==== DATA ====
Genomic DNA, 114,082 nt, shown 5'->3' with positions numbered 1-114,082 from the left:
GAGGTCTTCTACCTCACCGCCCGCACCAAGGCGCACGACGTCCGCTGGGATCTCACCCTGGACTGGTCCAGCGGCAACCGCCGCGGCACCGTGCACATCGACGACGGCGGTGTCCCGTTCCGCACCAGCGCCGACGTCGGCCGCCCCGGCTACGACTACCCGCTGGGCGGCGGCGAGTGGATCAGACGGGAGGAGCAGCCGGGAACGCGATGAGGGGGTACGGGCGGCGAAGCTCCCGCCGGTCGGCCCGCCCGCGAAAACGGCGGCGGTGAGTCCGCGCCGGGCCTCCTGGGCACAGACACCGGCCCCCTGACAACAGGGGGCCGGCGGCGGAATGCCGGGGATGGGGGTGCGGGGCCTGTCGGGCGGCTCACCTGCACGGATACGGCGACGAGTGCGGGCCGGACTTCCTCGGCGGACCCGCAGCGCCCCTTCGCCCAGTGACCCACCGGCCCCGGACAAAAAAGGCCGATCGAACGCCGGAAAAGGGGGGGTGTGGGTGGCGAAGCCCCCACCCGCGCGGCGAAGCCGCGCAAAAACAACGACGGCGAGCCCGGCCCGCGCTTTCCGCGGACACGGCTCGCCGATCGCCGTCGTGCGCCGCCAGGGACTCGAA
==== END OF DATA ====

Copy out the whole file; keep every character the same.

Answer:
Genomic DNA, 114,082 nt, shown 5'->3' with positions numbered 1-114,082 from the left:
GAGGTCTTCTACCTCACCGCCCGCACCAAGGCGCACGACGTCCGCTGGGATCTCACCCTGGACTGGTCCAGCGGCAACCGCCGCGGCACCGTGCACATCGACGACGGCGGTGTCCCGTTCCGCACCAGCGCCGACGTCGGCCGCCCCGGCTACGACTACCCGCTGGGCGGCGGCGAGTGGATCAGACGGGAGGAGCAGCCGGGAACGCGATGAGGGGGTACGGGCGGCGAAGCTCCCGCCGGTCGGCCCGCCCGCGAAAACGGCGGCGGTGAGTCCGCGCCGGGCCTCCTGGGCACAGACACCGGCCCCCTGACAACAGGGGGCCGGCGGCGGAATGCCGGGGATGGGGGTGCGGGGCCTGTCGGGCGGCTCACCTGCACGGATACGGCGACGAGTGCGGGCCGGACTTCCTCGGCGGACCCGCAGCGCCCCTTCGCCCAGTGACCCACCGGCCCCGGACAAAAAAGGCCGATCGAACGCCGGAAAAGGGGGGGTGTGGGTGGCGAAGCCCCCACCCGCGCGGCGAAGCCGCGCAAAAACAACGACGGCGAGCCCGGCCCGCGCTTTCCGCGGACACGGCTCGCCGATCGCCGTCGTGCGCCGCCAGGGACTCGAA